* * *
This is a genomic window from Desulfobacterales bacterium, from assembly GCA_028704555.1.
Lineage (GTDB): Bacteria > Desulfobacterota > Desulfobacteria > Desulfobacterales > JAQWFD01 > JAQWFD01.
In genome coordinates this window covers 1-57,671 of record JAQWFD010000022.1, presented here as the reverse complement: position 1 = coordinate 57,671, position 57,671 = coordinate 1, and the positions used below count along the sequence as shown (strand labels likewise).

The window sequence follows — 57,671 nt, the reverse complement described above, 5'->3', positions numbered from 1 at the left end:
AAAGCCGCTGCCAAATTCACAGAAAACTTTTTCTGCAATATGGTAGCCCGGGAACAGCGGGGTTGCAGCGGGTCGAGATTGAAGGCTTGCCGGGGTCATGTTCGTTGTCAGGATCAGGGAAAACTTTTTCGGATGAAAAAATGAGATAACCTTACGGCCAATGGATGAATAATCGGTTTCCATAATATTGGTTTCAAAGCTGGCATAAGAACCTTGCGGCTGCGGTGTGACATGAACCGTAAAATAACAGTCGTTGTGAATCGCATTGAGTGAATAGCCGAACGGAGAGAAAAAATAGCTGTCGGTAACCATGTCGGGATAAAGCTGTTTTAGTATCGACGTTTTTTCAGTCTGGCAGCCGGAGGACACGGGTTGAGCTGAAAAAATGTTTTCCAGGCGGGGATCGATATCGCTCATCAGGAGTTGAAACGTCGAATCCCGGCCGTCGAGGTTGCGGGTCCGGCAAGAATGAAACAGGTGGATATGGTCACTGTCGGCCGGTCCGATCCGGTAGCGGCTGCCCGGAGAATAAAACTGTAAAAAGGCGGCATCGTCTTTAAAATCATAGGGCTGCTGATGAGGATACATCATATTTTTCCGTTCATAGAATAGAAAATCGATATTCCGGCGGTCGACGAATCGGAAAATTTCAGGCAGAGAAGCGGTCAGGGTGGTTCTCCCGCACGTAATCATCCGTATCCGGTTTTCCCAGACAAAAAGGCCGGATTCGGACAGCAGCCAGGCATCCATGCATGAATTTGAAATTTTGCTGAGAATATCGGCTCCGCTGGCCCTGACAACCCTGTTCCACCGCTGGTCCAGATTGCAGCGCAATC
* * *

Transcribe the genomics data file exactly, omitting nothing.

This is a genomic window from Desulfobacterales bacterium, from assembly GCA_028704555.1.
Lineage (GTDB): Bacteria > Desulfobacterota > Desulfobacteria > Desulfobacterales > JAQWFD01 > JAQWFD01.
In genome coordinates this window covers 1-57,671 of record JAQWFD010000022.1, presented here as the reverse complement: position 1 = coordinate 57,671, position 57,671 = coordinate 1, and the positions used below count along the sequence as shown (strand labels likewise).

The window sequence follows — 57,671 nt, the reverse complement described above, 5'->3', positions numbered from 1 at the left end:
AAAGCCGCTGCCAAATTCACAGAAAACTTTTTCTGCAATATGGTAGCCCGGGAACAGCGGGGTTGCAGCGGGTCGAGATTGAAGGCTTGCCGGGGTCATGTTCGTTGTCAGGATCAGGGAAAACTTTTTCGGATGAAAAAATGAGATAACCTTACGGCCAATGGATGAATAATCGGTTTCCATAATATTGGTTTCAAAGCTGGCATAAGAACCTTGCGGCTGCGGTGTGACATGAACCGTAAAATAACAGTCGTTGTGAATCGCATTGAGTGAATAGCCGAACGGAGAGAAAAAATAGCTGTCGGTAACCATGTCGGGATAAAGCTGTTTTAGTATCGACGTTTTTTCAGTCTGGCAGCCGGAGGACACGGGTTGAGCTGAAAAAATGTTTTCCAGGCGGGGATCGATATCGCTCATCAGGAGTTGAAACGTCGAATCCCGGCCGTCGAGGTTGCGGGTCCGGCAAGAATGAAACAGGTGGATATGGTCACTGTCGGCCGGTCCGATCCGGTAGCGGCTGCCCGGAGAATAAAACTGTAAAAAGGCGGCATCGTCTTTAAAATCATAGGGCTGCTGATGAGGATACATCATATTTTTCCGTTCATAGAATAGAAAATCGATATTCCGGCGGTCGACGAATCGGAAAATTTCAGGCAGAGAAGCGGTCAGGGTGGTTCTCCCGCACGTAATCATCCGTATCCGGTTTTCCCAGACAAAAAGGCCGGATTCGGACAGCAGCCAGGCATCCATGCATGAATTTGAAATTTTGCTGAGAATATCGGCTCCGCTGGCCCTGACAACCCTGTTCCACCGCTGGTCCAGATTGCAGCGCAATC